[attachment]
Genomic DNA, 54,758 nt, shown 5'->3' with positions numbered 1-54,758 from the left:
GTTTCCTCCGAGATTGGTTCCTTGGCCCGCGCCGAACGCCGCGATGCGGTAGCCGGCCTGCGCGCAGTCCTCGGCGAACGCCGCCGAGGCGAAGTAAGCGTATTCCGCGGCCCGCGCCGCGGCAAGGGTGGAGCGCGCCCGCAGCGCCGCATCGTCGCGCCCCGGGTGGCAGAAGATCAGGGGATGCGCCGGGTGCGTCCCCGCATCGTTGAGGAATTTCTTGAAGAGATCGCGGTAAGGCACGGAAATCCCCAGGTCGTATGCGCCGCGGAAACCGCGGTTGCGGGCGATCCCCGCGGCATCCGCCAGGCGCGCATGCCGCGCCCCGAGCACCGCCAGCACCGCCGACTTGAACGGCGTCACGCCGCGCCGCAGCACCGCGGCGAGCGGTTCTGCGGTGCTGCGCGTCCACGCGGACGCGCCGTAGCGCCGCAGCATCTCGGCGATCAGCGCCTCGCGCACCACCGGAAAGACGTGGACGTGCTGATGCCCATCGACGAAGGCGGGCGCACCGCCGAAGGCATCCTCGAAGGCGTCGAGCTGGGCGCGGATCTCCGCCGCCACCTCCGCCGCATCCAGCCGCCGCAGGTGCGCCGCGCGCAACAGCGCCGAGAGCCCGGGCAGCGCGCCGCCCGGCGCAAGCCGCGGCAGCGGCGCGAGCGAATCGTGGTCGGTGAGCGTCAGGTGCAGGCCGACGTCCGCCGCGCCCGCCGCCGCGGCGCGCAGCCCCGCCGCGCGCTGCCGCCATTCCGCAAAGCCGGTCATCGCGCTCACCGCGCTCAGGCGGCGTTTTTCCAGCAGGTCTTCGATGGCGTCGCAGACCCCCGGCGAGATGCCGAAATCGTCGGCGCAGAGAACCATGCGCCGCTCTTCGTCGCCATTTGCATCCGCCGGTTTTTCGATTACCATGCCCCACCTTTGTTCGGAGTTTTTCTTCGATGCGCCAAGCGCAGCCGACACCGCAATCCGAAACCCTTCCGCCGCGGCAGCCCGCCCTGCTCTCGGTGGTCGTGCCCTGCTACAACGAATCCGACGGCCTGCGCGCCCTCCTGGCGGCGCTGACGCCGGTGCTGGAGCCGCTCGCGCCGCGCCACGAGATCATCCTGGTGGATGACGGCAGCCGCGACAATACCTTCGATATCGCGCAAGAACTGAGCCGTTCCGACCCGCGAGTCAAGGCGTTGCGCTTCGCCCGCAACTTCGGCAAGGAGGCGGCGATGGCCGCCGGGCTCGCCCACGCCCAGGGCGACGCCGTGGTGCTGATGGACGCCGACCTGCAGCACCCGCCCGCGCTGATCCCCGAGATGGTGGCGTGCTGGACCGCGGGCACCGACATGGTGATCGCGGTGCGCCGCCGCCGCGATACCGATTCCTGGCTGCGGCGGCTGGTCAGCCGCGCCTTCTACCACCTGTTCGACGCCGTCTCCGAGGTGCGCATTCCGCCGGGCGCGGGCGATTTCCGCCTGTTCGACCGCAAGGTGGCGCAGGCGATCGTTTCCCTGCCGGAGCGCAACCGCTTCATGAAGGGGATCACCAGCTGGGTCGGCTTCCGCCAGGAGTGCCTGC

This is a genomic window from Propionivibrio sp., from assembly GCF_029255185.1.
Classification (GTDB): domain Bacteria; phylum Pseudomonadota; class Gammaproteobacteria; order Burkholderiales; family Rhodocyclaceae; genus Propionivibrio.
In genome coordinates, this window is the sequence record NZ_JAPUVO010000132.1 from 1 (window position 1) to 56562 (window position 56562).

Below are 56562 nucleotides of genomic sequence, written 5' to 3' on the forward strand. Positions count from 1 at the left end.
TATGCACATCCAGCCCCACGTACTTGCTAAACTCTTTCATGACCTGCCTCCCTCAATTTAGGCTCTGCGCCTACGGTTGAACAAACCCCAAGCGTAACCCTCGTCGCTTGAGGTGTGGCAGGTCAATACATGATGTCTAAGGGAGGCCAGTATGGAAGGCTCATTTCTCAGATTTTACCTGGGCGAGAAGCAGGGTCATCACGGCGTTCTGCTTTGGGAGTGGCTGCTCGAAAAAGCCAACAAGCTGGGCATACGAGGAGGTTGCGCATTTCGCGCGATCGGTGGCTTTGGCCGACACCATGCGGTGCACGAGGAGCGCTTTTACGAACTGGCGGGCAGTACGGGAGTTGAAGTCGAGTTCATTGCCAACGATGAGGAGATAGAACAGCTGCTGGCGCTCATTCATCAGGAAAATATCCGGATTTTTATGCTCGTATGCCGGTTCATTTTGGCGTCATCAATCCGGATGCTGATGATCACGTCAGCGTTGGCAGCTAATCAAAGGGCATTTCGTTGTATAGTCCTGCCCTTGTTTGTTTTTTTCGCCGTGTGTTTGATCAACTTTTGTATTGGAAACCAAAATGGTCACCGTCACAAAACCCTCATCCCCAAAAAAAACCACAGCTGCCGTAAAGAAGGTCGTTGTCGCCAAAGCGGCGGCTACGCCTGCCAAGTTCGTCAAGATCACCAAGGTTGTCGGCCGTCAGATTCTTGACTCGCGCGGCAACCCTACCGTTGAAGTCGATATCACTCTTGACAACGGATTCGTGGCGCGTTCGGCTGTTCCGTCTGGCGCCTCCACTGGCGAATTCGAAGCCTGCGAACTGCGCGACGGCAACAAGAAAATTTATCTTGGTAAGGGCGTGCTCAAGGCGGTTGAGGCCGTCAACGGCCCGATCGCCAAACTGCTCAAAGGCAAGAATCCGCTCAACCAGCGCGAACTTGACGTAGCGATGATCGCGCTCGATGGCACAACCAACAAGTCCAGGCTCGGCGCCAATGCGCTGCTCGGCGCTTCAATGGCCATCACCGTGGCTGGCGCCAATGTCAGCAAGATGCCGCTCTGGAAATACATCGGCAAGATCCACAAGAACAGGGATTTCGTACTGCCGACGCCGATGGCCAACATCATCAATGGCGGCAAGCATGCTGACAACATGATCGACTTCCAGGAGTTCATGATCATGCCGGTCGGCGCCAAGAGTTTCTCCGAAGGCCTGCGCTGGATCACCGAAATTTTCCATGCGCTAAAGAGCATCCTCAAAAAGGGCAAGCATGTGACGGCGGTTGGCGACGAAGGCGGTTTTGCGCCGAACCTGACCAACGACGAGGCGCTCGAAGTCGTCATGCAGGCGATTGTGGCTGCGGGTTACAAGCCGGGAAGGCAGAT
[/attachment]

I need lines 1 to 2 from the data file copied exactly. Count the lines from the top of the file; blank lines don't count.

Genomic DNA, 54,758 nt, shown 5'->3' with positions numbered 1-54,758 from the left:
GTTTCCTCCGAGATTGGTTCCTTGGCCCGCGCCGAACGCCGCGATGCGGTAGCCGGCCTGCGCGCAGTCCTCGGCGAACGCCGCCGAGGCGAAGTAAGCGTATTCCGCGGCCCGCGCCGCGGCAAGGGTGGAGCGCGCCCGCAGCGCCGCATCGTCGCGCCCCGGGTGGCAGAAGATCAGGGGATGCGCCGGGTGCGTCCCCGCATCGTTGAGGAATTTCTTGAAGAGATCGCGGTAAGGCACGGAAATCCCCAGGTCGTATGCGCCGCGGAAACCGCGGTTGCGGGCGATCCCCGCGGCATCCGCCAGGCGCGCATGCCGCGCCCCGAGCACCGCCAGCACCGCCGACTTGAACGGCGTCACGCCGCGCCGCAGCACCGCGGCGAGCGGTTCTGCGGTGCTGCGCGTCCACGCGGACGCGCCGTAGCGCCGCAGCATCTCGGCGATCAGCGCCTCGCGCACCACCGGAAAGACGTGGACGTGCTGATGCCCATCGACGAAGGCGGGCGCACCGCCGAAGGCATCCTCGAAGGCGTCGAGCTGGGCGCGGATCTCCGCCGCCACCTCCGCCGCATCCAGCCGCCGCAGGTGCGCCGCGCGCAACAGCGCCGAGAGCCCGGGCAGCGCGCCGCCCGGCGCAAGCCGCGGCAGCGGCGCGAGCGAATCGTGGTCGGTGAGCGTCAGGTGCAGGCCGACGTCCGCCGCGCCCGCCGCCGCGGCGCGCAGCCCCGCCGCGCGCTGCCGCCATTCCGCAAAGCCGGTCATCGCGCTCACCGCGCTCAGGCGGCGTTTTTCCAGCAGGTCTTCGATGGCGTCGCAGACCCCCGGCGAGATGCCGAAATCGTCGGCGCAGAGAACCATGCGCCGCTCTTCGTCGCCATTTGCATCCGCCGGTTTTTCGATTACCATGCCCCACCTTTGTTCGGAGTTTTTCTTCGATGCGCCAAGCGCAGCCGACACCGCAATCCGAAACCCTTCCGCCGCGGCAGCCCGCCCTGCTCTCGGTGGTCGTGCCCTGCTACAACGAATCCGACGGCCTGCGCGCCCTCCTGGCGGCGCTGACGCCGGTGCTGGAGCCGCTCGCGCCGCGCCACGAGATCATCCTGGTGGATGACGGCAGCCGCGACAATACCTTCGATATCGCGCAAGAACTGAGCCGTTCCGACCCGCGAGTCAAGGCGTTGCGCTTCGCCCGCAACTTCGGCAAGGAGGCGGCGATGGCCGCCGGGCTCGCCCACGCCCAGGGCGACGCCGTGGTGCTGATGGACGCCGACCTGCAGCACCCGCCCGCGCTGATCCCCGAGATGGTGGCGTGCTGGACCGCGGGCACCGACATGGTGATCGCGGTGCGCCGCCGCCGCGATACCGATTCCTGGCTGCGGCGGCTGGTCAGCCGCGCCTTCTACCACCTGTTCGACGCCGTCTCCGAGGTGCGCATTCCGCCGGGCGCGGGCGATTTCCGCCTGTTCGACCGCAAGGTGGCGCAGGCGATCGTTTCCCTGCCGGAGCGCAACCGCTTCATGAAGGGGATCACCAGCTGGGTCGGCTTCCGCCAGGAGTGCCTGC